on the team that will represent the
University in the regional Golden
Gloves tournament to be held in Ann
Arbor Dec. 7 and 8, according to Ver-
non Larsen, who is coaching the
team.
The welterweights, Carl Donahue
and Joe Black, are the best yearling
boxers that Larsen has. He said that
several more may come along rapidly
after the preliminary training they
have been getting and make the
squad.
Larsen also has two outstanding
featherweights fighting for places.
They are George Rice and Charles
Verberg. Among the middleweights
are Andre Gunn and Bill Burkley.
Burkley is former middleweight
champion of Michigan and may go
directly into the state finals at De-4
troit without having to fight in the
two preliminary bouts to be held
here.
Stanislaws Slater, All - Campus
heavyweight champion last year, will
start training sometime in Decem-
ber and, like Burkley, go directly to
the finals. Besides the boxers men-
tioned there have been a score of
others working out at Waterman
gym and from these Larsen will se-
lect the University contingent early
in December. The coach has been
looking over the eight men who will
represent Ypsilanti Normal and says
that they will give the Ann Arbor
boxers thunder.

Strength in Nightly
Practice Sessions
Under nightly practice sessions of
the playerssand lineup, varsity bas-
ketball is assuming definite form, ac-
cording to Coach Franklin Cappon.
ThQ main problem of replacing last
year's seniors, Daniels, Wiess, Rick-
etts, and Shaw, has been partially
solved by the return of Altenhof and
Boden.
The first team, as it is expected.
to line up in the first game here
against Western State Teachers Col-
lege Nov. 5, is: Forwards, Petrie and,
Capt. Eveland; Center, Garner;
Guards, Williamson and Altenhof. On
the reserve list are Boden, Allen and
Black. This list will be further com-
pleted by the addition of several of
the football team.
Besides Williamson, the players ex-
pected from the football squad in-
clude Wistert, Regeczi, Oliver, Borg-
man, and Ford.
Speedball Tie To Be
Played Off Tonight
Betal Theta Pi and Theta Xi meet
tonight in speedball to decide their
league championship. Both had
played a two-period overtime game
which resulted in an 11-11 tie. In
case the Betas win, the league will
have a triple tie for first place of
these two teams and Tau Delta Phi.
If the Theta Xi team wins, it will be
the champs of the league, and will
play in the play-offs Monday because
the drawings for the final champion-
ships cannot be made until this
league is settled.

Eight of the members of tU
women's Ann Arbor. Hockey Clu
have been chosen to play on the teas
representing the Michigan Hock
Association. The tournament whi
resulted in the selections was play
at Palmer Field last Saturday.
The eight people chosen from t
Ann Arbor group were Ann Zaue
Jane Bigelow, Jeanette Sauburn, Vi
ginia Peasley, Lorraine Prouse, Mal
Rugen, Irene Field, and Marie Hal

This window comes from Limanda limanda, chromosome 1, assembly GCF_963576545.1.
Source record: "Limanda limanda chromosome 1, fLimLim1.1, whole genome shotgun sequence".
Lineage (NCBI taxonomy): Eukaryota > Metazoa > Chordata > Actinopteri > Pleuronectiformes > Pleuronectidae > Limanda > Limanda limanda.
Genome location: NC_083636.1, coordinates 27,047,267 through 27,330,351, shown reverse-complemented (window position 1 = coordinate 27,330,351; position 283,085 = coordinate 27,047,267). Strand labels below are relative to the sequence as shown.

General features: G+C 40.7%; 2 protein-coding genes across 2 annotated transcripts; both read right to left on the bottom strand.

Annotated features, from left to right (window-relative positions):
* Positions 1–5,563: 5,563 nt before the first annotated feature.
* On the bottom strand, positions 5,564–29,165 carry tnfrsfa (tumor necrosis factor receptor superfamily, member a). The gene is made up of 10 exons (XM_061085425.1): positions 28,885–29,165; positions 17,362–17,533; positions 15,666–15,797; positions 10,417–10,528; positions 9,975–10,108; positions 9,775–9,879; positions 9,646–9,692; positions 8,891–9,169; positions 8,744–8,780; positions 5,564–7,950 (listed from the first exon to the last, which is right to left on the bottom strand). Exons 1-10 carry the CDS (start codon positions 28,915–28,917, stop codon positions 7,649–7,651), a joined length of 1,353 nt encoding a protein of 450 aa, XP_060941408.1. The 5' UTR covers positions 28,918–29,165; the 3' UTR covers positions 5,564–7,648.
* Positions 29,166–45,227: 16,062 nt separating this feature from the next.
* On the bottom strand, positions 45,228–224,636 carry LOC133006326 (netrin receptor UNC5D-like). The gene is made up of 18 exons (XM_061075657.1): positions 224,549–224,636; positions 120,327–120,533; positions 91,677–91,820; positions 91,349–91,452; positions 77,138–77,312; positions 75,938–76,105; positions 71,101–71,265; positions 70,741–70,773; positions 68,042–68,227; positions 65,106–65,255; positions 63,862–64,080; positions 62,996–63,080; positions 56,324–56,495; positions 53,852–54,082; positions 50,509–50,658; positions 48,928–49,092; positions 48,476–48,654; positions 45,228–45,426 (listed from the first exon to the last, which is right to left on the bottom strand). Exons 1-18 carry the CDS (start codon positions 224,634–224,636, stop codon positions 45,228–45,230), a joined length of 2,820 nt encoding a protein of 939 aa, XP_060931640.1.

wig.
The first four of this group w]
play on the first team which gc
to compete in the Midwest Hoclk
tourney at Milwaukee on Nov.
while the second half of the list con
prises a reserve squad.
In the play last week-end the
were nine teams competing. The A
Arbor club defeated the Detroit "
team by the most decisive score
the day, 4-1. Lansing lost to t
Detroit "'A" team, 0-1, while the t
University groups tied the Detr
"C" and "D" aggregations in 1
deadlocks.
After the close of competition, 0
cers for the Michigan Hockey Ass
ciation were elected. Hilda Burr
Ann Arbor was made president
the group for the coming year.

Local Hockey
Repr eseot
state Assoi

Ann Arbor
Secretarial Sch(
Brief Intensive Course
for Special Students

A band of Gypsies restored
stolen from a Ghent, Ky., bank1
woman member of the group.
a lot of worrying to make an
American coaching staff."

$120
by a
All-

Four swim meets are also or
Intramural card tonight, those I
Chi Phi vs. Delta Upsilon; A
Kappa Lambda vs. Tau Delta
Phi Beta Delta vs. Beta Theta
and Alpha Omega vs. Zeta Beta
Fraternity volley ball starts to
row with 40 teams in compeli
and will last until just before Ch
mas vacation. Last year's cha
Alpha Kappa Lambda, also ha
team entered, but it looks like
are going to have a hard stru
ahead of them.

Phi; Complete Courses
a Pi; Private Secretarial
Tau. General Business
mor- Stenographic
titi n I'a w on plan of instruction cn b
,riSt- IndvIdualstudentto portess . Ls
imps, as slow as his time and ability p
ive a DAY SCHOOL EVENING SC
they 8 AM.-6 PM. 7 P.M.-9
uggle 205 South State-Tel. 3.

Typing
Shorthand
Bookkeeping

L

An Observer.

HIGH SCHOOL FOOTBALL play-
ers have become quite adept at
copying the actions of the college
gridders in recent years. An Ann Ar-
bor high lineman carried that prin-
ciple to extremes the other day when
he fell prey to Dan Cupid's poison
darts.
He married a classmate before
school started and kept the event
secret. Two weeks ago the matri-
monial minded gridder was injured
sufficiently to be unable to play the
rest of the season, so the two an-
nounced their wedding and left
school to set up housekeeping.
IN ORDER* TO SATISFY our cus-
tomers we have compiled the total
results of our predictions to date. Of
the total of 154 games that we in-
cluded in the lists, 13 resulted in ties
and under our system, are subtracted
from the score. This leaves 141
games, of which 105 were picked cor-
rectly, and 36 were wrong. The old
percentage is .744 which could be
considerably improved if we could
only foresee those upsets.
APPLICATION
PHOTOS